Choice of Entity: Sub S v. C corp v. LLC: Questions to Consider
Do you expect the company to
provide extensive benefits (health insurance, etc.)? Do you need to
carry large amounts of revenue (as opposed to investment money) from
one year to the next, for example, for research and development?
If so, a "C" corporation should be considered. On the other
hand, if a C Corporation has profits - though salaries and bonuses
can often be set to minimize this - then there is double taxation:
the "C" corporation pays taxes on its profits and the owners pay taxes
on their salaries and any dividends. With Subchapter S corporations
and LLC's, the profits and losses flow through to the owners in proportion
to their percentages of ownership.
If you are licensed
under the California Business & Professions Code or under the
Chiropractic Act or the Osteopathic Act, you cannot form an LLC to
practice those licensed services. (Corp. Code Section 17375.) This
group includes doctors, lawyers, accountants, licensed contractors,
may not be members of a Subchapter S corporation (although they may
be beneficiaries of a small business trust that CAN be a member of
a Subchapter S). For this purpose, the IRS definition is used: a non-resident
alien is any non-citizen or legal permanent resident who has not resided
in the U.S. for more than 182 days in any given year, as evidenced
by the Substantial Presence Test (SPT). Persons who meet the SPT will
be taxed primarily the same as legal permanent residents and citizens,
which may include withholding of FICA from employment compensation.
Will the entity initially
have any investors that are not individuals (in other words,
corporations, LLC's, etc.)? Is the entity likely to have investors
that are not individuals in the future? If so, how far in the future?
(Subchapter S corporations can only have individuals as owners.)
If you expect to have paper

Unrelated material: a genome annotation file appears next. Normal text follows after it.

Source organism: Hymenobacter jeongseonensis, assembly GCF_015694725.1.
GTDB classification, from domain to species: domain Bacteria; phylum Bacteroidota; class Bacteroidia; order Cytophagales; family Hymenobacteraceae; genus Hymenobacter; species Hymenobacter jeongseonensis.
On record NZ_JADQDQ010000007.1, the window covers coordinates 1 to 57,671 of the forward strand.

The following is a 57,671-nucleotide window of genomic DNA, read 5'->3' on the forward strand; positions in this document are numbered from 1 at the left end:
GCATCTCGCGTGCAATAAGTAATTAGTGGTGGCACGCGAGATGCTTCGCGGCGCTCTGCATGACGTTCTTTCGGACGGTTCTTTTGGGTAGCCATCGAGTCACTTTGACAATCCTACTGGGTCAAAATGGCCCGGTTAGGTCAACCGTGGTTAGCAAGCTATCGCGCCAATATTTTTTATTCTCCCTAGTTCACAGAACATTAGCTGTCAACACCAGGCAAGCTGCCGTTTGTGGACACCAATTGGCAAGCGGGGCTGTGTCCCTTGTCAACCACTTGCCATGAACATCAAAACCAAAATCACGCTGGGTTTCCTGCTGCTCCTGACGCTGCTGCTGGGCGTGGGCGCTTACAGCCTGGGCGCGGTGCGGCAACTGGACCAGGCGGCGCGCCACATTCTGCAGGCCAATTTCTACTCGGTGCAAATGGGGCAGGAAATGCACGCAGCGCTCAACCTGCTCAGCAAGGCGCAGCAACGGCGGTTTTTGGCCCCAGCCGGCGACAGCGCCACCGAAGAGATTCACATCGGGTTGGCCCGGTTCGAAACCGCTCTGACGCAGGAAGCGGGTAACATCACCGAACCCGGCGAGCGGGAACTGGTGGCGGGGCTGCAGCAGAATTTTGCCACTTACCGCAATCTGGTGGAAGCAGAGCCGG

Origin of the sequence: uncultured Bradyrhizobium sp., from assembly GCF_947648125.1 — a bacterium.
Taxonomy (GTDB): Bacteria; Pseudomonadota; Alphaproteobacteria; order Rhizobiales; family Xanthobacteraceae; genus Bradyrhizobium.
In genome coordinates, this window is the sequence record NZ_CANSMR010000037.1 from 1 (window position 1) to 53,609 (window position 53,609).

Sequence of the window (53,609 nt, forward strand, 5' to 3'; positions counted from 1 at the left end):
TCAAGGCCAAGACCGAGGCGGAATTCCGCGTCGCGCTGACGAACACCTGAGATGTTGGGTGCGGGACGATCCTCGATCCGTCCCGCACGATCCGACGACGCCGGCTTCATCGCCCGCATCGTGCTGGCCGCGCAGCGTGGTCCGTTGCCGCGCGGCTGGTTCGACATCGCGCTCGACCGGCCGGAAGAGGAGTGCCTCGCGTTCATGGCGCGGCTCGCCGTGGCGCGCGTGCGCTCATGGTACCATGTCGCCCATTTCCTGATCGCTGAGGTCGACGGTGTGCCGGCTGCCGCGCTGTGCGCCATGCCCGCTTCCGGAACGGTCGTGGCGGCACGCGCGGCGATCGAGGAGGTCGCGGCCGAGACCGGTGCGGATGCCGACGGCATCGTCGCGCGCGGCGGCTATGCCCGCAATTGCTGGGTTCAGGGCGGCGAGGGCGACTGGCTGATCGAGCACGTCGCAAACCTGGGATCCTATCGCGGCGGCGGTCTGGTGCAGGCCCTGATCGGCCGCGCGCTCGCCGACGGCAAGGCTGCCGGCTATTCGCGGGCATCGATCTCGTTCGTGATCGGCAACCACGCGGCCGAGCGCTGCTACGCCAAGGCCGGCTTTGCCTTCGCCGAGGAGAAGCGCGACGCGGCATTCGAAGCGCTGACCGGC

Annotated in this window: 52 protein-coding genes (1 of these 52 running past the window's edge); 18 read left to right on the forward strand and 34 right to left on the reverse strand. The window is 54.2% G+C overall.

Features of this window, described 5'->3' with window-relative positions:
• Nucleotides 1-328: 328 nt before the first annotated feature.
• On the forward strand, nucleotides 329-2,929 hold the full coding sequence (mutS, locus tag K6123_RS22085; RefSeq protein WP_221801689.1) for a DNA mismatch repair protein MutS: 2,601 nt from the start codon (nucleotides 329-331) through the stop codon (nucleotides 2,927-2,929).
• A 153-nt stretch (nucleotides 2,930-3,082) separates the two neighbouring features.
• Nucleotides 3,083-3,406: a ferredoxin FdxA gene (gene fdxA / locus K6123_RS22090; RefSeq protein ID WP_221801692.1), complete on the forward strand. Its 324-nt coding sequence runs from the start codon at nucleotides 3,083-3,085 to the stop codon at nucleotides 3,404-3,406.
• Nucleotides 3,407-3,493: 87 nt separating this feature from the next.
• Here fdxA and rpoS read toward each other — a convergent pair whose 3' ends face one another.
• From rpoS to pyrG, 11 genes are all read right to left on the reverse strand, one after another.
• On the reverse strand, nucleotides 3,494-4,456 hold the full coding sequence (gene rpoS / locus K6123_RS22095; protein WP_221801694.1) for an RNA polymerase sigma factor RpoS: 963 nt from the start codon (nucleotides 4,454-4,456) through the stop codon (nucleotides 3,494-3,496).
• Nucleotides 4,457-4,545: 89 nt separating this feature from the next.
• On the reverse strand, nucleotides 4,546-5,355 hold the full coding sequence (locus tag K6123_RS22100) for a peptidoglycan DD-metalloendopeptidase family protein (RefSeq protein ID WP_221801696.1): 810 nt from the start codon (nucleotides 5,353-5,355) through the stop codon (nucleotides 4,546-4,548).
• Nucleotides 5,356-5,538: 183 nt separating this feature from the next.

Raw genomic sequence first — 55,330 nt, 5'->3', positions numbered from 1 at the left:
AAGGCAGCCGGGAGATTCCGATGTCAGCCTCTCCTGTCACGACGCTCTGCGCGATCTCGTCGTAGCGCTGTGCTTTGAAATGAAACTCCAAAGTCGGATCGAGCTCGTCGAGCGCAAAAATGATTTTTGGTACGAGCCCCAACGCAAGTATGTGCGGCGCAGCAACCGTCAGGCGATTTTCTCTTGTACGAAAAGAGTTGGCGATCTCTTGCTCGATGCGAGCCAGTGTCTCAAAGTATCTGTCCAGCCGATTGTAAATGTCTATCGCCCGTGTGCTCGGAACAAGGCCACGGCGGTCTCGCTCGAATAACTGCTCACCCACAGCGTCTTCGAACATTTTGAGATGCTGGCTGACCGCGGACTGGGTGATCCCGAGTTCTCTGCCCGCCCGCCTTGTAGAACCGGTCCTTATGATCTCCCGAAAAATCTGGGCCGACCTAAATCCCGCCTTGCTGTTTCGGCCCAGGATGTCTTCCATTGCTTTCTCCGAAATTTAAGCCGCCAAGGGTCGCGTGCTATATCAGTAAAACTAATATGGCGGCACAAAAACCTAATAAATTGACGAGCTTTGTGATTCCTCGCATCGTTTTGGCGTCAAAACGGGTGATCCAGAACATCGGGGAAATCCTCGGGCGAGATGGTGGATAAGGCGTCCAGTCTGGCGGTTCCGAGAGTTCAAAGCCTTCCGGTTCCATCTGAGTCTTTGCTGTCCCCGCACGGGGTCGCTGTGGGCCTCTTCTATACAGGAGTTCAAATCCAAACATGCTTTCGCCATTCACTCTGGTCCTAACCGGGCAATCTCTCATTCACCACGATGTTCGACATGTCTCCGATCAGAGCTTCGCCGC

losses during the first year (or beyond), multiple your anticipated
percentage of ownership in the company by the total of those paper
losses. Does this amount exceed the value of items (cash, equipment,
IP, etc.) that you personally will be contributing to the company?
If so, by how much? (With a Subchapter S, you can only deduct losses
up to the amount of your investment; with LLC's you can deduct all
With a Subchapter S corporation,
each owner has the same percentage of ownership, voting power,
and profits and losses. With an LLC someone can have, for example,
25% of the ownership (meaning 25% of the proceeds if the LLC is sold),
10% of the voting power and 5% of the profits and losses.
Do you want to offer a
stock option plan to employees? (You can offer profit-sharing
plans instead, or give options for ownership in an LLC, although the
latter is a bit awkward if more than a few people are involved. In
any case, if you want to offer actual stock options, you need a corporation.)
Does your tax advisor
feel that, based on your personal tax situation, an Subchapter S corporation
or an LLC would be better for you?
Will the entity have large
revenues compared with profits? (LLC's pay an extra tax based
on revenues; Subchapter S corporation pay an extra tax based on profits.)
Will you be receiving salary?
(As a Subchapter S corporation shareholder, you pay the self-employment
tax (equivalent to withholding for employees for Social Security
and MediCare) on money you receive as compensation for services (you
MUST take a reasonable amount as compensation), but not on profits
that automatically pass through to you as a shareholder.
Each owner who is empowered to sign contracts on behalf of an LLC
probably has to pay the self-employment tax on ALL money that they
receive. (There are some other triggers as well.) By designating someone
as the manager who is not a member (e.g., an affiliated corporation),
all members may be able to avoid self-employment tax.)
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Copyright 2004 Bruce E. Methven, All Rights Reserved.
The foregoing article constitutes general information only and should not be relied upon as legal advice.